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Bavaria, one of the oldest and largest of the German states, is the birthplace of the Schragle family. After the 12th century, hereditary surnames were adopted according to fairly general rules. Names derived from occupations were particularly common in this region. Schragle is an occupational surname for person who was associated with the building of cross-legged stands and tables. In its medieval context, the word "schrage" literally meant "crooked" or "crossed," and it may have been given to those whose profession it was to make and sell tables and stands of this description.

Schragle Early Origins



The surname Schragle was first found in Bavaria, where the family rose to prominence early in the mediaeval era. From the 13th century the surname was identified with the great social and economic evolution which made this territory a landmark contributor to the development of the nation. Individual bearers of this name first mentioned in ancient chronicles include Egelolf Schrage of Wuerttemberg (c.1273,) Marquard Schrage of Luebeck (c.1347,) and one "Schraeglin" of Esslingen (c.1359).

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Schragle Spelling Variations


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Schragle Spelling Variations



In the medieval era, many different cultural groups lived in the German states. There are thus many regional variations of German surnames from that era. Westphalians spoke Low German, which is similar to modern Dutch. Many German names carry suffixes that identify where they came from. Others have phrases attached that identify something about the original bearer. Other variations in German names resulted from the fact that medieval scribes worked without the aid of any spelling rules. The spelling variations of the name Schragle include Schrage, Schragel, Schrag, Schrager, Schrege, Schregel, Schraegl, Schreg, Schreger, Schraege, Schraegel, Schraeg, Schraeger, Schragl, Schragle, Schregl, Schregle, Schraeglin, Schreglin, Schraegen, Schregen and many more.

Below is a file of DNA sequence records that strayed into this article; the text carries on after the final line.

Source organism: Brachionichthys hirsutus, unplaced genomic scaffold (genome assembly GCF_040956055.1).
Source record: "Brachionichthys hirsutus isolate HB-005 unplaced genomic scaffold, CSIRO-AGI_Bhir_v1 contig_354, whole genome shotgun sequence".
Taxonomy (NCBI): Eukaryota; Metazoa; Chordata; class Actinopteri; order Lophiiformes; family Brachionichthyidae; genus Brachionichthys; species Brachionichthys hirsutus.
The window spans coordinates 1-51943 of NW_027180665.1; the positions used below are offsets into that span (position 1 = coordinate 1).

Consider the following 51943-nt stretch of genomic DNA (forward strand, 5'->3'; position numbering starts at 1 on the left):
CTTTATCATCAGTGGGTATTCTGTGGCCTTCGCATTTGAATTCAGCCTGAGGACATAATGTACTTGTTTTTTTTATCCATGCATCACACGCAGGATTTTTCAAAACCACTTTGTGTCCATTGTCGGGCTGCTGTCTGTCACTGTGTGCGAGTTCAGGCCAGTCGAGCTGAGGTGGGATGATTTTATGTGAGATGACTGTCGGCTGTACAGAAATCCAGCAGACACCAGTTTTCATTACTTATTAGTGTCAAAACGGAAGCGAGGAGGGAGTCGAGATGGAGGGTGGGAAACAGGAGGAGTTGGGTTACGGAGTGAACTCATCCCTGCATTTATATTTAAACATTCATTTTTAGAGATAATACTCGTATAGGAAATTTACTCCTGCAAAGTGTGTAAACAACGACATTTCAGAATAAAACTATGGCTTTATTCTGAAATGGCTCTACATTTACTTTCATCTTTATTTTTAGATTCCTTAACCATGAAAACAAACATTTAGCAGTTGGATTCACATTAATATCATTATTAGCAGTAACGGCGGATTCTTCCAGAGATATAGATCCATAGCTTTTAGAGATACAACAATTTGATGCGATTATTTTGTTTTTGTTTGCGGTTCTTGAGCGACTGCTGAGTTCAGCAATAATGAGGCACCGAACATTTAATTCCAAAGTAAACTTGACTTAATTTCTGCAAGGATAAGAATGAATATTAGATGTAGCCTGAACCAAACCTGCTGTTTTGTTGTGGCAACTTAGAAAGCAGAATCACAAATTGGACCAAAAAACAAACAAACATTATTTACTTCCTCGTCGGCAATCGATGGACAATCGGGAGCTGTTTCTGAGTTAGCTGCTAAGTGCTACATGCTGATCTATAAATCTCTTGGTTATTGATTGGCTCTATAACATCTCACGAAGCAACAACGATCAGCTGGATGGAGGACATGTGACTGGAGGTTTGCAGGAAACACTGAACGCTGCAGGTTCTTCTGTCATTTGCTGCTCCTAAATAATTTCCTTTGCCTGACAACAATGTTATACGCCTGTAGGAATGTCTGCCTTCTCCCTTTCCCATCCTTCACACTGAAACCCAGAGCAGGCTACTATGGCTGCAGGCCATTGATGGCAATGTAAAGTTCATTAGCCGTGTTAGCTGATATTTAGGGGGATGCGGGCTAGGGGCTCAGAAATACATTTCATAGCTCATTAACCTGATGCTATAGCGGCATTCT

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Schragle Early History


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Schragle Early History



This web page shows only a small excerpt of our Schragle research. Another 439 words (31 lines of text) covering the years 1777, 1791, 1806, 1797, 1815 and 1874 are included under the topic Early Schragle History in all our PDF Extended History products and printed products wherever possible.

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Schragle Early Notables (pre 1700)


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Schragle Early Notables (pre 1700)



Another 26 words (2 lines of text) are included under the topic Early Schragle Notables in all our PDF Extended History products and printed products wherever possible.

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The Great Migration


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The Great Migration